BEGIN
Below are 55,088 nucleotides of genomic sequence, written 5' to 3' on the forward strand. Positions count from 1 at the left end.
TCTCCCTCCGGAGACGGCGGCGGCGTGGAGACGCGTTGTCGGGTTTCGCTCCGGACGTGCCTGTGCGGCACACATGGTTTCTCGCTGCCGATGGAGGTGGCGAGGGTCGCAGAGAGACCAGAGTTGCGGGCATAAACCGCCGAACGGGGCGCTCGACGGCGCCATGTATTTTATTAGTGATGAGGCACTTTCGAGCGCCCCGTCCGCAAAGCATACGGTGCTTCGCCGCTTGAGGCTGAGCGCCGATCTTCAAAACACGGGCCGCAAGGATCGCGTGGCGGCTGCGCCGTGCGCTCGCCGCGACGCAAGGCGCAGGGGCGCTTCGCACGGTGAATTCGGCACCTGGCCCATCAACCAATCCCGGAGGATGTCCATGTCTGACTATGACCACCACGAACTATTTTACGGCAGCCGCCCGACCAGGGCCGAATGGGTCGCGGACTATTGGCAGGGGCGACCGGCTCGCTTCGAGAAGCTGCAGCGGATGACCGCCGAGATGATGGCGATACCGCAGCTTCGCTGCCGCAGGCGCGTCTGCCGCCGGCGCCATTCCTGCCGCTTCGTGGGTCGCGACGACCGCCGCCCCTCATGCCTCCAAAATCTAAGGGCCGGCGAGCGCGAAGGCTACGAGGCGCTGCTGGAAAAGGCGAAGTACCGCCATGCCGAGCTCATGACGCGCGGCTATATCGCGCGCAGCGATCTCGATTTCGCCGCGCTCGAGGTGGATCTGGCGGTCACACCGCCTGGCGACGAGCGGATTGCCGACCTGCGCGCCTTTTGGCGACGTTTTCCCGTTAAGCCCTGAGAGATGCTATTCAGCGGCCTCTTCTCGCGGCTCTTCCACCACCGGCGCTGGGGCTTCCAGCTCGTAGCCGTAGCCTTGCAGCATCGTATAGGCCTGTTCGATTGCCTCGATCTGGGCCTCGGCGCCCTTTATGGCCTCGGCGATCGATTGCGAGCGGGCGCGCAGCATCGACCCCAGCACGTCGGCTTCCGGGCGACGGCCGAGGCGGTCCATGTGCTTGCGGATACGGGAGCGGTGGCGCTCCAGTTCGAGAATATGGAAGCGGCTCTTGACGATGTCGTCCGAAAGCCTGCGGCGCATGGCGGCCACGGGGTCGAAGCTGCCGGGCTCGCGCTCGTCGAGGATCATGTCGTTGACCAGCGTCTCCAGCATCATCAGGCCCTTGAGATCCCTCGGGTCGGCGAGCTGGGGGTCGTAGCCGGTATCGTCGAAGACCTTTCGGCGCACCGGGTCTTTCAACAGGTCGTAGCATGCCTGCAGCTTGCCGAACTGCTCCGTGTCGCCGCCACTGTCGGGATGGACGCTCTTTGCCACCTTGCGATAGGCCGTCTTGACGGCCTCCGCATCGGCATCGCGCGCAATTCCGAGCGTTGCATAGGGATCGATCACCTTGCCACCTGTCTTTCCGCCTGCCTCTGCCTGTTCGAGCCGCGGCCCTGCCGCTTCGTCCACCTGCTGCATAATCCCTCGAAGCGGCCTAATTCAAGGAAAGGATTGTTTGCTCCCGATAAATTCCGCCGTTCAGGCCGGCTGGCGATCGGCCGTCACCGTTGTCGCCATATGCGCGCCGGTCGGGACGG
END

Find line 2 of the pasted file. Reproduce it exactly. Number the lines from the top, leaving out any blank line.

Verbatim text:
TCTCCCTCCGGAGACGGCGGCGGCGTGGAGACGCGTTGTCGGGTTTCGCTCCGGACGTGCCTGTGCGGCACACATGGTTTCTCGCTGCCGATGGAGGTGGCGAGGGTCGCAGAGAGACCAGAGTTGCGGGCATAAACCGCCGAACGGGGCGCTCGACGGCGCCATGTATTTTATTAGTGATGAGGCACTTTCGAGCGCCCCGTCCGCAAAGCATACGGTGCTTCGCCGCTTGAGGCTGAGCGCCGATCTTCAAAACACGGGCCGCAAGGATCGCGTGGCGGCTGCGCCGTGCGCTCGCCGCGACGCAAGGCGCAGGGGCGCTTCGCACGGTGAATTCGGCACCTGGCCCATCAACCAATCCCGGAGGATGTCCATGTCTGACTATGACCACCACGAACTATTTTACGGCAGCCGCCCGACCAGGGCCGAATGGGTCGCGGACTATTGGCAGGGGCGACCGGCTCGCTTCGAGAAGCTGCAGCGGATGACCGCCGAGATGATGGCGATACCGCAGCTTCGCTGCCGCAGGCGCGTCTGCCGCCGGCGCCATTCCTGCCGCTTCGTGGGTCGCGACGACCGCCGCCCCTCATGCCTCCAAAATCTAAGGGCCGGCGAGCGCGAAGGCTACGAGGCGCTGCTGGAAAAGGCGAAGTACCGCCATGCCGAGCTCATGACGCGCGGCTATATCGCGCGCAGCGATCTCGATTTCGCCGCGCTCGAGGTGGATCTGGCGGTCACACCGCCTGGCGACGAGCGGATTGCCGACCTGCGCGCCTTTTGGCGACGTTTTCCCGTTAAGCCCTGAGAGATGCTATTCAGCGGCCTCTTCTCGCGGCTCTTCCACCACCGGCGCTGGGGCTTCCAGCTCGTAGCCGTAGCCTTGCAGCATCGTATAGGCCTGTTCGATTGCCTCGATCTGGGCCTCGGCGCCCTTTATGGCCTCGGCGATCGATTGCGAGCGGGCGCGCAGCATCGACCCCAGCACGTCGGCTTCCGGGCGACGGCCGAGGCGGTCCATGTGCTTGCGGATACGGGAGCGGTGGCGCTCCAGTTCGAGAATATGGAAGCGGCTCTTGACGATGTCGTCCGAAAGCCTGCGGCGCATGGCGGCCACGGGGTCGAAGCTGCCGGGCTCGCGCTCGTCGAGGATCATGTCGTTGACCAGCGTCTCCAGCATCATCAGGCCCTTGAGATCCCTCGGGTCGGCGAGCTGGGGGTCGTAGCCGGTATCGTCGAAGACCTTTCGGCGCACCGGGTCTTTCAACAGGTCGTAGCATGCCTGCAGCTTGCCGAACTGCTCCGTGTCGCCGCCACTGTCGGGATGGACGCTCTTTGCCACCTTGCGATAGGCCGTCTTGACGGCCTCCGCATCGGCATCGCGCGCAATTCCGAGCGTTGCATAGGGATCGATCACCTTGCCACCTGTCTTTCCGCCTGCCTCTGCCTGTTCGAGCCGCGGCCCTGCCGCTTCGTCCACCTGCTGCATAATCCCTCGAAGCGGCCTAATTCAAGGAAAGGATTGTTTGCTCCCGATAAATTCCGCCGTTCAGGCCGGCTGGCGATCGGCCGTCACCGTTGTCGCCATATGCGCGCCGGTCGGGACGG